Ferien-Akademie 2003

Software Theater

Kurs 12


Prof. Bernd Brügge, Ph.D.

Lehrstuhl für Angewandte Softwaretechnik

Institut für Informatik

Technische Universität München

Prof. Asim Smailagic, Ph.D.

School of Computer Science

Carnegie Mellon University

Gastdozenten/Guest Speakers:

Alexander Stengel

Apple Computer

(Final Cut Pro 4 Expert)

Joerg Refeld

Customer with

Problem Statement




Motivation. Designing and implementing mobile distributed interactive applications for the support of work on complex systems represent a challenge to the richness of communication between application and system specialists. The traditional method of paper-based project documentation and textual description, amended by modelling in the graphical language UML, does not yet offer enough richness to avoid misunderstandings.

In Software Theater we employ existing digital video (DV) technology to develop film documents that are used in the software development process. Just as commercially made motion pictures do, the Software Theater films represent perspectives, or particular points-of-view, of the world as seen by the filmmakers. Using non-linear DV editing techniques, the filmmakers can assemble a collection of scenes that can be traversed in differing sequential orders to examine various possible scenarios of an envisioned system. These film scenarios could represent differing, possibly contradictory, views on the part of various stakeholders. Alternatively, they can represent alternative, branching event sequences based on differing circumstances. We emphasise that the film scenarios could, just as commercial films, sometimes represent a reality that is not yet realisable -- a vision of what is desired.

The film scenarios are stored as system document artifacts that represent a rich perspective on the real world that is envisioned by the system stakeholders. The film segments may display the real-time sequence of events that are pertinent to the system (of course, these real-time segments may be paused or viewed in slow-motion as dictated by development needs). Because the films are stored digitally, clips can be embedded in other software documents, and, alternatively, other software documents, commentaries, and notes can be embedded directly within the film so that pertinent issues and rationale discussions are placed directly in the real-world context with which they are associated.

Goal. The goal of the course is to teach basics of a visual language and dramaturgy in order to transfer a visionary scenario into cinematics in such a way that communication between software developers and customer is enriched.

Methodology. The course teaches cinematic and software engineering aspects: conflict and plot points. Action and Subtext. Questions of resolution, picture composition, and framing. Possibilities of expression for the camera. Theory and exercises about the axis. Principles and types of editing. Requirements analysis. System design. Modelling. The theory must be applied in a practical exercise from the idea to a finished product. With simple means we will develop small scenario films, whose topics are worked out together.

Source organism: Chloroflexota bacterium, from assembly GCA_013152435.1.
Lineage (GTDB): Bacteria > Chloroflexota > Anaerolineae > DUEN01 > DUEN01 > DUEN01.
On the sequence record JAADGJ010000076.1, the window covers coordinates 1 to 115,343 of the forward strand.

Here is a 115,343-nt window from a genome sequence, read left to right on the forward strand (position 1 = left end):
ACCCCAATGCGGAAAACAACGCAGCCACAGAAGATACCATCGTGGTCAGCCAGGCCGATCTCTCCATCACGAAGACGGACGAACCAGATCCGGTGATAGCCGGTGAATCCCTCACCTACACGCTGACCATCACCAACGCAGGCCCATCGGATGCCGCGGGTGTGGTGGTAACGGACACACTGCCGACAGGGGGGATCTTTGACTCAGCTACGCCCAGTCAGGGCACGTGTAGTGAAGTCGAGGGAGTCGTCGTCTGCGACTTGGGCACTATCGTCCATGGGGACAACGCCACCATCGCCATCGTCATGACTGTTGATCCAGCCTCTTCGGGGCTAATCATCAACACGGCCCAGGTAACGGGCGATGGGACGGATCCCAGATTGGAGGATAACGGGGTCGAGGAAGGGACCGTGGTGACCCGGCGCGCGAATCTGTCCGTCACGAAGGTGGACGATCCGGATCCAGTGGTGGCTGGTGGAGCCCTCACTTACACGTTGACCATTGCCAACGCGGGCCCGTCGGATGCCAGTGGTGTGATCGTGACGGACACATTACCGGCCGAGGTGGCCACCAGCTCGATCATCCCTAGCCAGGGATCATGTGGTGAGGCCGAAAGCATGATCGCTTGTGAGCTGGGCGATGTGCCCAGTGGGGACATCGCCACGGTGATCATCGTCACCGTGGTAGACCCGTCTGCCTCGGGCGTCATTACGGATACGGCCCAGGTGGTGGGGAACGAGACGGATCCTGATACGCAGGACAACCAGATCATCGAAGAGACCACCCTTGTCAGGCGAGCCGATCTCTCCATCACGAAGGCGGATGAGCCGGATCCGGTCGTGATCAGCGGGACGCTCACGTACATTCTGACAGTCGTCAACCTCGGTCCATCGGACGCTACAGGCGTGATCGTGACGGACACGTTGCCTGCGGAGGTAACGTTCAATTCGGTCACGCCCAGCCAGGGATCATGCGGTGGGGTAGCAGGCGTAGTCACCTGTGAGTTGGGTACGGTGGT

The main topic is how to bring requirements engineering, in particular for mobile systems, closer to the customers.

Software Theater is a new type of modelling. It aims at improvement of requirements specification. The starting point is that diagrams such as Use Cases can hardly be understood by some customers. As a consequence such models are often inaccurate. This is a problem, in particular in the early phases of requirements analysis.

Software Theater goes away from the traditional modelling and begins with filming scenarios first , in order to represent the requirements for a system more understandably. In the next phase these films are then converted into traditional models. The goal is to capture as much information as possible about the target system, in particular the visionary aspects of scenarios to and make them into a film.

That sounds beautiful, however we do not know how film scripts must look so that they can be the basis for a film on the one hand and for models on the other hand. Actors are still easy to spot; how to express the event flow however, pre and post conditions, all this is still unclear. To that extent this seminar addresses unresolved research problems. A very ambitious outcome would be to produce UML models from such films (and the appropriate artifacts such as film scripts, shooting lists, takes, etc.) automatically, much as today code fragments can be already produced from UML models.

The schedule for the first week is already posted, the second week will be planned together on site with all participants.

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